OCI Offer Acceptances: 5 Resume Collect Acceptances: 4 Referral Acceptances: 2
Kasowitz’s summer program has no formal rotation system in place. Instead, summer associates are assigned a work assignment coordinator who oversees their work flow throughout the program. They can request assignments from practice areas of their interest, which may be assigned subject to availability. Summers also participate in formal training programs, a partner lunch series and a mentor program. Kelly and Mishaan say that “summer associates learn first-hand about trying cases, drafting legal documents, motions and agreements, and are exposed to courtroom appearances, depositions and client meetings.” A current junior concurred: “They do a really great job of giving summers substantive work that truly winds up getting used in a real way. It made me so excited to come back!”
Most incoming junior associates train and practice in general litigation, but there have been instances in which an incoming associate has gone directly to a specialty department, based on interest or need. “Over the past three years with the exception of 1L’s and clerks, all of our summer associates have returned as permanent associates,” Kelly and Mishaan tell us.
Top tips for this stage:
“If someone asks you to do something, even if it seems super daunting, your answer is, ‘Yeah sure.’” – a first-year junior associate
“People who say, ‘I'm gonna do this, I'm gonna push myself and do my best’ are the kind of people who do well here.” – a first-year junior associate
“Make an effort to learn about key cases that the firm is working on, not just your own.” – Kelly and Mishaan
Summers can get involved with various charitable events which the firm coordinates during Give Back week. Over the past few years, the firm has worked/partnered with Citymeals-on-Wheels “Eat Cheap for Charity”, Project Sunshine, The Law Institute at John Dewey High School, Sanctuary for Families and St. Lukes Soup Kitchen.
Kasowitz Benson Torres LLP
- Head Office: New York, NY
- Number of domestic offices: 10
- Partners US: 86
- Associates US: 108
- Main recruitment contact: Mindy J Lindenman, Chief Legal Recruitment
- Hiring partner: Cindy Caranella Kelly & Albert Shemmy Mishaan
- Diversity officer: Hector Torres, Chair
- Recruitment details
- Entry-level associates starting in 2022: 11
- Clerking policy: Yes
- Summers joining/anticipated 2022: 2Ls: 11; 1Ls:1
- Summers joining/anticipated 2022 split by office: NY 12
- Summer salary 2022: 2Ls: $4,135/week
- Split summers offered? Case-by-case
Main areas of work
Columbia, Cornell, Fordham, Georgetown, Howard, NYU, and NEBLSA Job Fair
Recruitment outside OCIs:
Resume collects: Cardozo, Duke, Harvard, Michigan, Northwestern, Penn, University of Chicago and UVA. In addition, we review all applications received through our online portal.
Summer associate profile: We seek applicants from all backgrounds with a demonstrated interest in litigation who want to assume significant responsibility early in their careers. As a litigation firm, we look for candidates who are creative, independent thinkers and who are intellectually curious with the drive and motivation to litigate in and out of the courtroom. We require the highest level of academic achievement, writing ability and prior work/leadership experience. Judicial Clerkships, Law Review, Moot Court and Trial Advocacy are looked upon favourably. Candidates should possess outstanding judgment, strong character and exceptional interpersonal skills.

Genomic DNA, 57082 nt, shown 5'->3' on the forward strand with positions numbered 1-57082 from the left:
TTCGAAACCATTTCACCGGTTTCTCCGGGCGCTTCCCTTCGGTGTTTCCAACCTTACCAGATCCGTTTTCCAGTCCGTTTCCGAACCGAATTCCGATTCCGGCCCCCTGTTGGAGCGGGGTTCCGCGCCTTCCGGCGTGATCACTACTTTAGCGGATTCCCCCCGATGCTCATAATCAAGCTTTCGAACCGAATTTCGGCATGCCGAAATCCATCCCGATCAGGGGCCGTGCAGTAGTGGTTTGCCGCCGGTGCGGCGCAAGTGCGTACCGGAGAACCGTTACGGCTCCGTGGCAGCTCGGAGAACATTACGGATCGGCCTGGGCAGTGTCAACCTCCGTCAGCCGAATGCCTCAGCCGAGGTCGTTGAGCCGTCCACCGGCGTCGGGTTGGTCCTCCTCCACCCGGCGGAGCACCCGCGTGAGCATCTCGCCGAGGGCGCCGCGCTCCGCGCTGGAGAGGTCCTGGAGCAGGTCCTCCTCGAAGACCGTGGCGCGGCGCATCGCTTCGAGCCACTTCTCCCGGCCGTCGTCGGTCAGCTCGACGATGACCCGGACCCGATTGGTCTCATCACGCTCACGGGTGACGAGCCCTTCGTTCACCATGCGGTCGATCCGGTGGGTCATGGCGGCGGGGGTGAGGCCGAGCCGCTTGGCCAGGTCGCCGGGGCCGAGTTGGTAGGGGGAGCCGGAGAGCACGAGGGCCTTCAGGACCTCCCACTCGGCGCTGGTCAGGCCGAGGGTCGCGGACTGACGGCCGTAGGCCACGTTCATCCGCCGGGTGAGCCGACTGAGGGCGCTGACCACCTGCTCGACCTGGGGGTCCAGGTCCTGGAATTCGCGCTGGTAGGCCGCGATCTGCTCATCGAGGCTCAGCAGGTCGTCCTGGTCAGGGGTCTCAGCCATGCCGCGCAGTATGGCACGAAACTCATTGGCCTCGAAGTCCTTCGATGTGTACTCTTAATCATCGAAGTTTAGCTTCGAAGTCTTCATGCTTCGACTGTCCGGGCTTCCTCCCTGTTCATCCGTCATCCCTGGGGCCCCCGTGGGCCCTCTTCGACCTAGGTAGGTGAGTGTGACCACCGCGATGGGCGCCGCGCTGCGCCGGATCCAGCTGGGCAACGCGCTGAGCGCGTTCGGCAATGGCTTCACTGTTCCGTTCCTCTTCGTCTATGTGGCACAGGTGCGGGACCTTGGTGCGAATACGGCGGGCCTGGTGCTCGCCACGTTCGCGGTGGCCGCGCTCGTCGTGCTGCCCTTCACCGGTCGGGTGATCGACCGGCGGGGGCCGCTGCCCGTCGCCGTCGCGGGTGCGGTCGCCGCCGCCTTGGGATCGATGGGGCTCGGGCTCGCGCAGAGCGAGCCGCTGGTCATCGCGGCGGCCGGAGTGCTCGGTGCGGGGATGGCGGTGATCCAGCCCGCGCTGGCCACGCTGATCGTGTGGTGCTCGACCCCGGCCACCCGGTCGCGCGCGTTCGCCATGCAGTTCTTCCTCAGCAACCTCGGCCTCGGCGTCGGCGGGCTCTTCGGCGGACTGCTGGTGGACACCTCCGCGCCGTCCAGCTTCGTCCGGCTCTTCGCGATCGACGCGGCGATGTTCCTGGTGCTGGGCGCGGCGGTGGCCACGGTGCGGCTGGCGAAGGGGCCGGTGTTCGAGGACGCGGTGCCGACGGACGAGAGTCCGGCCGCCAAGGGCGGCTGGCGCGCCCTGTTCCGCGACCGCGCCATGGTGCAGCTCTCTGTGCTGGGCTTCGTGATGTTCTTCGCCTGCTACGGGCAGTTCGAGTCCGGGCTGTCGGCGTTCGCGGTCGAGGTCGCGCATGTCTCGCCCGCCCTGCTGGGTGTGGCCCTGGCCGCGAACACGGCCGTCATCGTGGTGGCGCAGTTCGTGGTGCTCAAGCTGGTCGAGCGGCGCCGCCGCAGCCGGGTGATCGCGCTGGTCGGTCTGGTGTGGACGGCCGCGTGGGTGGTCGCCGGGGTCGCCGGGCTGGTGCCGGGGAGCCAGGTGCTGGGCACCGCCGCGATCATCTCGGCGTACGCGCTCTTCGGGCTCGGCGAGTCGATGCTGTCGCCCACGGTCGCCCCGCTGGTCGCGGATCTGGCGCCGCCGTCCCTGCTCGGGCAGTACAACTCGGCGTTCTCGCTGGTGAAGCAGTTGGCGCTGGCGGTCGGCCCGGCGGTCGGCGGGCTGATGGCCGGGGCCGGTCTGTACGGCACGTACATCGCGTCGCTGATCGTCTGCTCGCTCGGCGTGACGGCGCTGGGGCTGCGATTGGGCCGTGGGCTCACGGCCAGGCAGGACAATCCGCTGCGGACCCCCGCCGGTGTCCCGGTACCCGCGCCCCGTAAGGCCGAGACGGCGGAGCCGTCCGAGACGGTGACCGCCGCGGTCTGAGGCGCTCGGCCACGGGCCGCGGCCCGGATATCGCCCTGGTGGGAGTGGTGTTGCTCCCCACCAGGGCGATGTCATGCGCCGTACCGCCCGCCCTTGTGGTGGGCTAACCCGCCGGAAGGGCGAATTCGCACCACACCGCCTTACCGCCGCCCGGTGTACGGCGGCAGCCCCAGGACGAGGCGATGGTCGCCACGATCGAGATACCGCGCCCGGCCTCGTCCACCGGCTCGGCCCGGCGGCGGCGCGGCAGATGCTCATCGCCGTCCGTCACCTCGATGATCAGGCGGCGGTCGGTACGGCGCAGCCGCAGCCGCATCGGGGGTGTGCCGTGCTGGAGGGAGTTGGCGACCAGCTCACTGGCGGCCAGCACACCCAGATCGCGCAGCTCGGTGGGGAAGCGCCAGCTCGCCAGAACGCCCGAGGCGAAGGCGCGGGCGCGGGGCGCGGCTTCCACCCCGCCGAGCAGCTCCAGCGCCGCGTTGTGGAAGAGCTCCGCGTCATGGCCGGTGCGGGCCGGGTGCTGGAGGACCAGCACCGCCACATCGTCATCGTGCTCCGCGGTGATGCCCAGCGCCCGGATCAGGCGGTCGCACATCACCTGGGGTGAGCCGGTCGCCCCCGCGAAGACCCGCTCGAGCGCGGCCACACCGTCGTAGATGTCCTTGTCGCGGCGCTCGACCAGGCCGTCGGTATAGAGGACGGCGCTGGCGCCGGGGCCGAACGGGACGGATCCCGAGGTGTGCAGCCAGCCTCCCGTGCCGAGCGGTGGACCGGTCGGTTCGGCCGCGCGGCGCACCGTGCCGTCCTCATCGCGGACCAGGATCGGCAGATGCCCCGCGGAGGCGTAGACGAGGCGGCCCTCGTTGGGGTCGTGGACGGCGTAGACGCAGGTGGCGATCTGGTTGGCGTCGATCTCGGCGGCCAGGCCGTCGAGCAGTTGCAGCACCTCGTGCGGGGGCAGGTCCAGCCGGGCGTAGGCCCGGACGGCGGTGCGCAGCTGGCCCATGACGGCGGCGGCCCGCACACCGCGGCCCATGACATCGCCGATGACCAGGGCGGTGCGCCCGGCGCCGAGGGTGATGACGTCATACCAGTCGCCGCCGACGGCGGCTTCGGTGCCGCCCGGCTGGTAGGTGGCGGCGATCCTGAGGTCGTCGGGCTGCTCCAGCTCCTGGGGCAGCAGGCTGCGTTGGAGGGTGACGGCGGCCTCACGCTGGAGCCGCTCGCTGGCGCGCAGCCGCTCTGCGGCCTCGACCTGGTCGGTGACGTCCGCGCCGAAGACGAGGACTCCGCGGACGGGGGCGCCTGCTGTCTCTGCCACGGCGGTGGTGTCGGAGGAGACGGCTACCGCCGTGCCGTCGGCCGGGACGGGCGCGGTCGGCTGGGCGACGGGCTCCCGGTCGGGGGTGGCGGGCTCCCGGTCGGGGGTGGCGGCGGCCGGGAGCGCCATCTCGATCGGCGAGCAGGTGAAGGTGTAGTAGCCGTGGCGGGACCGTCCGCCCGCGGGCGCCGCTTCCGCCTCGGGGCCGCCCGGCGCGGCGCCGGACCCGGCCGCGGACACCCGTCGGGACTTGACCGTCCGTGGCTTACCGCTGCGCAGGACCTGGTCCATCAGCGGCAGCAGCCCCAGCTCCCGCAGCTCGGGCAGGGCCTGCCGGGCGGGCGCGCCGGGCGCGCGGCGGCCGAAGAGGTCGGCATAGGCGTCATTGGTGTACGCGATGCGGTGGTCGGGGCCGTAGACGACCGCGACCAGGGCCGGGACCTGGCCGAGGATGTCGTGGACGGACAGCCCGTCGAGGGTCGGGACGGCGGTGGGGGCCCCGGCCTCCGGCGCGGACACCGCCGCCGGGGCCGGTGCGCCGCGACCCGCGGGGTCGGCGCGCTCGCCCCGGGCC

Summer program components: We provide our Summer Associates with quality work assignments and professional experiences reflecting the breadth and complexity of our firm. Summer Associates learn first-hand about trying cases and drafting legal documents, motions and agreements, and are exposed to courtroom appearances, depositions and client meetings. Summer Associates participate in formal training programs, a partner lunch series and mentor program. Summer Associates also attend weekly work assignment meetings, receive ongoing feedback and are provided mid and exit reviews. Summer Associates have the opportunity to work on firm pro bono matters and participate in offsite programs offered by legal services organizations, such as Sanctuary for Families, and New York Lawyers for the Public Interest. Summer Associates participate in various programs held by firm committees, including but not limited to: Associates, Diversity, Wellness, and Women’s Initiatives, providing exposure to the firm’s commitment and ways in which they can ultimately get involved and have a voice. We sponsor a variety of social and cultural events, providing Summer Associates the opportunity to get to know each other and our lawyers in an informal environment. The Firm coordinates charitable events during Give Back week. Over the past few years, we have partnered with Citymeals-on-Wheels “Eat Cheap for Charity”, The Law Institute at John Dewey High School, Project Sunshine, and Sanctuary for Families.
Linkedin: Kasowitz Benson Torres LLP
This Firm's Rankings in
USA Guide, 2022
- Antitrust (Band 4)
- Litigation: General Commercial: Highly Regarded (Band 1)
- Litigation: White-Collar Crime & Government Investigations: Highly Regarded (Band 3)
- Real Estate: Litigation (Band 1)
- Real Estate: Mainly Dirt (Band 5)
- Securities: Institutional Plaintiffs: Mainly RMBS Litigation (Band 1)